Well guys, this has been covered on more than one occasion, and I've visited this site on more than one of the numerous open days over previous years never been lucky enough to get any Pics due to the hoards of people all over the place, So when one very kind Barry Stewart offered me free reign of the place for a few hours obviously I happily and very gratefully took him up on his offer.
So, For a bit of History ;
The Drop Redoubt is one of the two forts on Western Heights, and is linked to the other, the Citadel, by a series of dry moats (the lines). It is, arguably, the most impressive and immediately noticeable feature on Dover’s Western Heights.
The artillery at the Redoubt faced mostly inland; it was intended to attack an invading force attempting to capture Dover from the rear.
The construction of the Redoubt was in two periods: the first being from 1804-1808 during the Napoleonic Wars, and the second from 1859-1864 following the recommendations of the 1859 Royal Commission.
Well, That's all folks, Thanks for taking a look
More can be found out about this fantastic Structure Here;
By Perjury Saint
Hide n Seek House (aka Red Dress Manor/Farmer Johns)
Another stop off on me n NKs summer splore tour... IT WAS BOSS!!!
So much stuff left behind!! Hard to fathom why anybody would just board a place up like this and walk away...
Thanks for lookin'
I'm looking for people to visit locations together, somewhere in Belgium, NL, Luxembourg, France, or nearby)
I'm rather experienced with urbex, but I don't really like doing it alone and it's hard to find people who also understand what they're doing at locations.
I'm mostly interested in metro/underground stuff and roofs. Soon I'm planning to search for some roofs in Brussels and Amsterdam, and check out local metro.
If you'd like to join me - let me know!
This was yet another revisit ,but this time i actually spent some time and got some half decent shots,and Obs let me play with the fisheye..Not a huge amount of pics for a change..
Visited with SpaceInvader Obscurity and Stealth..Very nearly ended thigh high in water in what looked like a solid container,turns out it was full of water and crap so a wet foot was a lucky escape.....There is a Motorhome type of affair on site and entry to access is a tad on the dodgy side. and at one point end of the evening Legs had to be done from a nice shiney police car heading for where we had just rapidly left.
bit of history from tut net
Fire brigade plans of the 1970s name these 'D.O.E Tunnels', and they were at the time at the rear of the Dover Storage Company, in Limekiln Street. This area now forms a shipping company's yard. The tunnels themselves probably date back to the early 19th Century, but must have been worked over a period of years, and are just East of the Oil Mill Caves. There is evidence of use throughout the years, including use as air raid shelters during WW2, and a stairway seemingly built during this time links the tunnels to the main train tunnel nearby. A large portion at the rear of the tunnel has suffered a severe roof fall at both ends of a tunnel intersecting the main chamber. The brickwork in the main section is impressive and remains in good condition.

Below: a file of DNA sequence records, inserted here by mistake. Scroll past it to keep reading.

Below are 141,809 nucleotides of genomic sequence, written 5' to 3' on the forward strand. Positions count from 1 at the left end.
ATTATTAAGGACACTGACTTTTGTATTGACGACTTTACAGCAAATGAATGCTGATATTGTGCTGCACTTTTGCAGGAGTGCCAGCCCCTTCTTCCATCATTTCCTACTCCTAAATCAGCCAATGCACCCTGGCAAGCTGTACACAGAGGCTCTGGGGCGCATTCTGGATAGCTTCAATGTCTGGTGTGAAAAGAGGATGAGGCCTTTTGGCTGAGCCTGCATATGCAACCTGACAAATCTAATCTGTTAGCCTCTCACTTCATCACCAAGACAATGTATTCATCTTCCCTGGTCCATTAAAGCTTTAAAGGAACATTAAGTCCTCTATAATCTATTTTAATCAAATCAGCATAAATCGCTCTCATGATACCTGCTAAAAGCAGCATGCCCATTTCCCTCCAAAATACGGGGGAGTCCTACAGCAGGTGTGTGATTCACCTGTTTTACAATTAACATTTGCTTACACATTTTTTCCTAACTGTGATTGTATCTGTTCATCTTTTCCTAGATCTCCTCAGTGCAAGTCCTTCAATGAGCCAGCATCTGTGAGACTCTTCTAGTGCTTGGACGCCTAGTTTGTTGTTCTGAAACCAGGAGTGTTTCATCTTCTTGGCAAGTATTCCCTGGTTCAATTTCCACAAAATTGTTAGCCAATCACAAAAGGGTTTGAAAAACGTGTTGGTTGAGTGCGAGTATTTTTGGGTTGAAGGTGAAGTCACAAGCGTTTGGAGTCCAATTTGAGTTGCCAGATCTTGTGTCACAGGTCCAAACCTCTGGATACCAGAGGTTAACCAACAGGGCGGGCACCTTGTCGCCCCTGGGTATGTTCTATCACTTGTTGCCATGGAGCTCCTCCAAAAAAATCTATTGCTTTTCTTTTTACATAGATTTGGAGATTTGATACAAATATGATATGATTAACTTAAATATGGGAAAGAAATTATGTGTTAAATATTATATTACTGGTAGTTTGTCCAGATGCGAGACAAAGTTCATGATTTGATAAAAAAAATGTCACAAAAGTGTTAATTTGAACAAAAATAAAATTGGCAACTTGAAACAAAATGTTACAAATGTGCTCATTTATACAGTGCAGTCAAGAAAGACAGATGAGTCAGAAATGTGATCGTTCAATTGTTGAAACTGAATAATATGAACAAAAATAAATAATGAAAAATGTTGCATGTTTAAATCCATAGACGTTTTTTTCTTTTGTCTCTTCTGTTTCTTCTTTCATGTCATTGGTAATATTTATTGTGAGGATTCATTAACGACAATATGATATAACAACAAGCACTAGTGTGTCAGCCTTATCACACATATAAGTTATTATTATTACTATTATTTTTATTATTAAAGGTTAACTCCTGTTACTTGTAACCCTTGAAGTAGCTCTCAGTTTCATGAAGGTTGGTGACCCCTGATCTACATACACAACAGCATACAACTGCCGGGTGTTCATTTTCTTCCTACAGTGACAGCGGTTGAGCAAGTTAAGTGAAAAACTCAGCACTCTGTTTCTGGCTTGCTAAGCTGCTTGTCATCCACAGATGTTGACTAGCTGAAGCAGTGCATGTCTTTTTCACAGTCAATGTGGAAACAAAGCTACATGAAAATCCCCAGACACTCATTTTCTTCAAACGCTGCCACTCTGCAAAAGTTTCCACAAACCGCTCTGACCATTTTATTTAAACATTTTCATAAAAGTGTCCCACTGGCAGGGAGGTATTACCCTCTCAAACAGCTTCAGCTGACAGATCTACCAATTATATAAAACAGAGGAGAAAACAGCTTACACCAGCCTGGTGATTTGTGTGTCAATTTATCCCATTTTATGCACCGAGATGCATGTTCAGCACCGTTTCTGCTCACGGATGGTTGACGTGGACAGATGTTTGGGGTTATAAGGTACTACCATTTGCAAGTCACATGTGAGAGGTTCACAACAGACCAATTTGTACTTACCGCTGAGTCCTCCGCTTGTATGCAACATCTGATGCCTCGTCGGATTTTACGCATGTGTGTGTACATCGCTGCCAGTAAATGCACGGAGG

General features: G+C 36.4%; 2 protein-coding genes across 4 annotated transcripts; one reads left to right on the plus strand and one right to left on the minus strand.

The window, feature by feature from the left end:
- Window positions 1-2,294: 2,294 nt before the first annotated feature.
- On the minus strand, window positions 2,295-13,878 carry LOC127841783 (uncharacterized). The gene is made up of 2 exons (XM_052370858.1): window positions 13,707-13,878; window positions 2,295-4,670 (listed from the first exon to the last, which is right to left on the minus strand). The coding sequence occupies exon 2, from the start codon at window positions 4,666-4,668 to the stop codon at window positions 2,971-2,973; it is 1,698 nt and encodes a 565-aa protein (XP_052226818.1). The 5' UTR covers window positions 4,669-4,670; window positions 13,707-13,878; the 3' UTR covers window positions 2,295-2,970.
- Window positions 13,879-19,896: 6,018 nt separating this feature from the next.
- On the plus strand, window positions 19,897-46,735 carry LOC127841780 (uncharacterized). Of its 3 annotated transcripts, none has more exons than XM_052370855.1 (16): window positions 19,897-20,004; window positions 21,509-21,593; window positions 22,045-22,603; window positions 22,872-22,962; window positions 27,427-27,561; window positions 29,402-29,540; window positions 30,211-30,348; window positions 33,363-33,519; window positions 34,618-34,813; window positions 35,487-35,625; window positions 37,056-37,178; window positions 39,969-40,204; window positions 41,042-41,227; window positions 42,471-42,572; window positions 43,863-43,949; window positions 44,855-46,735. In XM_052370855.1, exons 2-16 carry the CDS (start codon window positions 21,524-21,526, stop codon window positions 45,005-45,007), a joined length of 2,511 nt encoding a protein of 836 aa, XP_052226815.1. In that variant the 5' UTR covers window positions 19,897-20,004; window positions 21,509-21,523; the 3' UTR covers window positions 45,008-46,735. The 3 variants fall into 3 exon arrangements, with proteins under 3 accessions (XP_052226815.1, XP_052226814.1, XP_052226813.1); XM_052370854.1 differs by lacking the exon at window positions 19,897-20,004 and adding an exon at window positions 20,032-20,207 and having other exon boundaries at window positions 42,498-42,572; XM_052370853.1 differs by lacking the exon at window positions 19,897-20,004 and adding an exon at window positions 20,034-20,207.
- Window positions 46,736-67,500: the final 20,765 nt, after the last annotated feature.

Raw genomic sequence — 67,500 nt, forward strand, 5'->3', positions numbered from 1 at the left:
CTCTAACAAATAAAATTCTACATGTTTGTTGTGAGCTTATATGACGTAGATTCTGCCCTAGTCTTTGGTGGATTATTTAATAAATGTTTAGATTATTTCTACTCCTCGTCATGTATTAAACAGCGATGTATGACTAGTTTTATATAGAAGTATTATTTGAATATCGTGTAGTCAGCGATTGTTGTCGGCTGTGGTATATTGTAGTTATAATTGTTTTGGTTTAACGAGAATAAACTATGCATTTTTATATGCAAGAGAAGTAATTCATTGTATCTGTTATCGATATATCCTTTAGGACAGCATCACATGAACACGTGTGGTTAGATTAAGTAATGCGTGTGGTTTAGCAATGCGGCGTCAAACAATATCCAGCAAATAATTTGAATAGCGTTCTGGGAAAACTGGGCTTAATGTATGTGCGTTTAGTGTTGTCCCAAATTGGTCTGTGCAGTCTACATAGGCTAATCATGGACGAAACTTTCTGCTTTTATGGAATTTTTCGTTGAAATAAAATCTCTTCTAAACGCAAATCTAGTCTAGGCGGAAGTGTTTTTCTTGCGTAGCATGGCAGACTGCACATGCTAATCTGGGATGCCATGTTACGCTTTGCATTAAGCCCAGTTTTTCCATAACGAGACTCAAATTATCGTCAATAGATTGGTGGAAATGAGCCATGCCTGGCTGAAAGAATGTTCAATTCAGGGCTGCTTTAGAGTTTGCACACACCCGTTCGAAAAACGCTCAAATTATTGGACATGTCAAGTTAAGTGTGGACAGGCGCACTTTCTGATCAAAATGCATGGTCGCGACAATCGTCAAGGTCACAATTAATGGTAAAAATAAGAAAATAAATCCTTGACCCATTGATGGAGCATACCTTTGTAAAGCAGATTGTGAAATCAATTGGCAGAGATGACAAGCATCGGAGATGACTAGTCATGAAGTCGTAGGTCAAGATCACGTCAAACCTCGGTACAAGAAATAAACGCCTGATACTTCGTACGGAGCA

Thanks for looking.
By Space Invader
wevsky ,obscuirty ,stealh2k12,fortknoxo,urbanginger and six riff raff
a little history ...
This is a large and interesting complex, located at the northern end of a tight triangular junction with the Sheerness-on-Sea branch. First proposed in 1969, the construction of Sheerness Steel Works was given the go-ahead in 1971, building work beginning in that September on land largely occupied by Army playing fields. The building cost was priced at £10,000,000 (£105,921,790 at 2008 prices), and included swallowing up a goods yard recently made redundant by British Rail.
The works, a private venture under Canadian ownership, commenced operation in November 1972, and was designed to recycle scrap cars into steel coils and rods. The latter were for use in reinforced concrete and the steel mill had the capacity to process 180,000 tons of scrap metal per annum. It was envisaged that the mill’s yearly capacity could be increased to 400,000 tons within four years and, indeed, an additional £5,000,000 was invested in the works in 1975 to meet this target. Steel was produced using the electric arc process, and the mill remained a profitable venture until the second half of 1980. Much of the scrap metal dealt with originated from Mayer Parry Recycling of Erith, this being shipped down the Thames. Scrap metal and finished steel were also carried to and from the works by rail, and for this operation, new wagon batches – tailor-made for this type of traffic – were produced by ''Procor''. The rolling stock was leased by the steel mill at a time when there were few privately-owned wagons running on British Rail; indeed, this was one of a small number of works which was not part of the nationalized British Steel.
For many years the Sheerness Steel Mill was owned and operated by Canadian-based ''Co-Steel'', but with this company's struggling finances, it was sold to ASW Holdings Limited of Cardiff, Wales after a deal was finalized in December 1998. The latter could only keep the operation going until July 2002, the company subsequently going into receivership on 10th of that month - the end seemed nigh for the works. And in January 2003, Sheerness Steel was taken over by Thamesteel...
on with the pics...
thanks for looking